Students and professors differ in how they prefer to communicate with other people. One of my grad studentsduring her practicumconducted a survey and found that if there was an emergency on campus, most students would prefer to receive an alert by text; most professors would prefer an alert by e-mail. There is no “better” way to communicate, but they are all different and people vary in their ability to use different means of communication. Don’t assume that a professor (or employer) is accustomed to the same ways in which you would e-mail, text, or phone a contemporary. A professor one told me the use of 🙂 was an “old joke.”


The average professor has hundreds of e-mails in his/her in-box. That’s because in-boxes double as to-do lists, filing cabinets, repositories of SPAM, journal responses, ethics applications, student questions from 2005, and legal evidence. This haphazard method of record-keeping means that in order to find anything, the professor has to run a “search”. In all likelihood, a professor won’t remember your name, so if he/she needs to find your e-mail with your class assignment or medical note attached, a relevant subject line is mandatory. A subject line that just says “hi”, “hey”, “stuff”, “urgent”, “ASAP”, “attention required”, etc. is in no way useful. Rather, it is unprofessional and annoying. Someone running an e-mail search will experience frustration in as little as 90 seconds if they can’t find what they’re looking for. And you don’t want profs reading your e-mails when they’re annoyed. Similarly, never write an email angry or drunk, and definitely not both.Social science professors are also highly literate and often pretentious; they will judge you for sentence structure, grammar, and spelling. Don’t underestimate the importance of writing a professional e-mail, no matter how simple the matter. I’m not joking. This means avoid text abbreviations, sarcasm (irony is rarely understood over e-mail), and spelling errors. Poorly written e-mails can be confused for SPAM and get deleted. And for heaven’s sake, spell the professor’s name correctly.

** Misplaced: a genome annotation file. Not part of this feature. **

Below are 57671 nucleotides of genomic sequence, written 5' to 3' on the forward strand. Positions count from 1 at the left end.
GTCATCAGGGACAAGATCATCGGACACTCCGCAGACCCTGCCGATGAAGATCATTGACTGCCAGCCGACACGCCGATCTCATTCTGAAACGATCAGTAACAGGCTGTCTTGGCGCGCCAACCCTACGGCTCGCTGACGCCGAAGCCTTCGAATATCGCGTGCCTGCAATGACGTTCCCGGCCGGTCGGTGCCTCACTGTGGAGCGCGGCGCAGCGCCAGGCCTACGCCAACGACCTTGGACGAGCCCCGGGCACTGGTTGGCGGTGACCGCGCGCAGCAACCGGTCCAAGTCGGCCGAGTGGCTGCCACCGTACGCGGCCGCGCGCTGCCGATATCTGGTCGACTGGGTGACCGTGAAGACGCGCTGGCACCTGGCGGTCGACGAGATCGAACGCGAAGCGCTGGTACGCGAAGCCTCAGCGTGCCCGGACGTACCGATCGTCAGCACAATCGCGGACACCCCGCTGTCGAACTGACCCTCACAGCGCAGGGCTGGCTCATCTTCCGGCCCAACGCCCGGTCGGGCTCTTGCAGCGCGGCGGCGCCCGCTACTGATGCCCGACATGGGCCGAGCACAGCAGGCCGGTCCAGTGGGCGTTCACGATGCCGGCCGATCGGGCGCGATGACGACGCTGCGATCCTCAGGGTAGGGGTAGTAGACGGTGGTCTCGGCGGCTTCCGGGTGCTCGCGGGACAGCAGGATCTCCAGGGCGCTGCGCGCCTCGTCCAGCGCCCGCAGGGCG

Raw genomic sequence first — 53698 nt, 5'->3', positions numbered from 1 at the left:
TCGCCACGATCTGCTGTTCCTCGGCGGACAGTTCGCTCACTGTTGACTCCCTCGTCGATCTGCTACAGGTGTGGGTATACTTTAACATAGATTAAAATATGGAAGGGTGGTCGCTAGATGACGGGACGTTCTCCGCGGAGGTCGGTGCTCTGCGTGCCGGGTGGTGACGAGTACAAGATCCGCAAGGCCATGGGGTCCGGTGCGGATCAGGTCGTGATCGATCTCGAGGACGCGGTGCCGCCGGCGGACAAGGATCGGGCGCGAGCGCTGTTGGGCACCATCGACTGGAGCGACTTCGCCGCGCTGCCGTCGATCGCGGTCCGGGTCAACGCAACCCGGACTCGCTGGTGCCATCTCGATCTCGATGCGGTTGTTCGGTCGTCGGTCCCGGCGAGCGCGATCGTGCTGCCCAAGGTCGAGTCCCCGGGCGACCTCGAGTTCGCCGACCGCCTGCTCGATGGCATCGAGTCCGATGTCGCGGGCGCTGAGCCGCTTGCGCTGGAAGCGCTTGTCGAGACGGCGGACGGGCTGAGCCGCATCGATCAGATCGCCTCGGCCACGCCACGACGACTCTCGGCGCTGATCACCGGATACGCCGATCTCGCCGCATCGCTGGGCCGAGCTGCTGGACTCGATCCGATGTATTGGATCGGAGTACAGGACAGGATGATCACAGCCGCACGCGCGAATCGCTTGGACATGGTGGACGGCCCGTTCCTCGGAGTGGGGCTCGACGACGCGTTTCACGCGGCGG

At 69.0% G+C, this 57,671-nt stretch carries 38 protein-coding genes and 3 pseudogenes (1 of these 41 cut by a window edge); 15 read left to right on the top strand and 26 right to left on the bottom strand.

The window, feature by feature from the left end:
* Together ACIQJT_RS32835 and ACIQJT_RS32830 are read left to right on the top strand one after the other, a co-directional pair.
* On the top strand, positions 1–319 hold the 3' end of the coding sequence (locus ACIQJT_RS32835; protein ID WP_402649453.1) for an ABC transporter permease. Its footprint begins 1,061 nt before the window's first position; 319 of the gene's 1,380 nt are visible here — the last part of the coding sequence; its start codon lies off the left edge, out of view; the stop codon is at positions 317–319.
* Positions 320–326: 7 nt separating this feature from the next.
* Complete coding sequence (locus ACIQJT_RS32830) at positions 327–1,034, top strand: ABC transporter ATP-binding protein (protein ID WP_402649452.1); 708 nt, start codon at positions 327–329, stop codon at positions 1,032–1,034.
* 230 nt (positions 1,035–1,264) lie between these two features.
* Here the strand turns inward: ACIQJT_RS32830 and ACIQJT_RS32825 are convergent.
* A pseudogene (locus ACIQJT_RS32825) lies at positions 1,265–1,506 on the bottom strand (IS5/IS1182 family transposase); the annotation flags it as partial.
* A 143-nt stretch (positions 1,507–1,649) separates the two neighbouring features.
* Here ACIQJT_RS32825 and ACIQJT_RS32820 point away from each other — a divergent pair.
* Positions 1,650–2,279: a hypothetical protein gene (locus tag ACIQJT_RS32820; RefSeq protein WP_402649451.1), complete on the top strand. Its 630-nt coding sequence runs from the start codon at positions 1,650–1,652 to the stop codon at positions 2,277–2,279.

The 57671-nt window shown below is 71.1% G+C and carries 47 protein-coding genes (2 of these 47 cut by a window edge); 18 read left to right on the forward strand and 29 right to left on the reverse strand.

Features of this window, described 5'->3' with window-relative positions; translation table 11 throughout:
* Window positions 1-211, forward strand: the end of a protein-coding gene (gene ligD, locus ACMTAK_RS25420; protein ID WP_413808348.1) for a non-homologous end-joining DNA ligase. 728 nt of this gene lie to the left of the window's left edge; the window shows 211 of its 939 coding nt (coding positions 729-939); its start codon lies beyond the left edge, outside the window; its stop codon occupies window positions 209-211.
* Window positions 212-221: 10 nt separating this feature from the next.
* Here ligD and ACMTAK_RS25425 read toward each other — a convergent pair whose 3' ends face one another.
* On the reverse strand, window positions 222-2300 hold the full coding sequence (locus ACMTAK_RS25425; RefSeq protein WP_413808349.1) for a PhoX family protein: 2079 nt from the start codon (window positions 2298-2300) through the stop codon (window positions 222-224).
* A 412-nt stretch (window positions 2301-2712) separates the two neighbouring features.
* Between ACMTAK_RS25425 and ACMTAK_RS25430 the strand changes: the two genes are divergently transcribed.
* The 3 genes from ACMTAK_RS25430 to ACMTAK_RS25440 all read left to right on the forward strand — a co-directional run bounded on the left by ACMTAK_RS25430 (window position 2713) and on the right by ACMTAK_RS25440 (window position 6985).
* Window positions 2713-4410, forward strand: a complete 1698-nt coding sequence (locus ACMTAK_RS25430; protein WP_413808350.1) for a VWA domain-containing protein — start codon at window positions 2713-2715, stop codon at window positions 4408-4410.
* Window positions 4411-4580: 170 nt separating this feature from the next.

I rarely answer the phone any more. I usually let it go to voice-mail. I’m not unusual. If you leave a voice-mail message for a professor, speak clearly and deliberately, repeat your telephone number and full name at least twice, and briefly indicate the nature of your issue. Follow-up with an e-mail.

Texting and social media

Few standards exist governing the professional use of social media (and other post-2004 communications technology). Different departments have different norms, so this is something you have to find out for yourself. But when in doubt, stick with a professor’s e-mail, office phone, and visits during office hours. Other forms of communication might be considered too personal or inappropriate.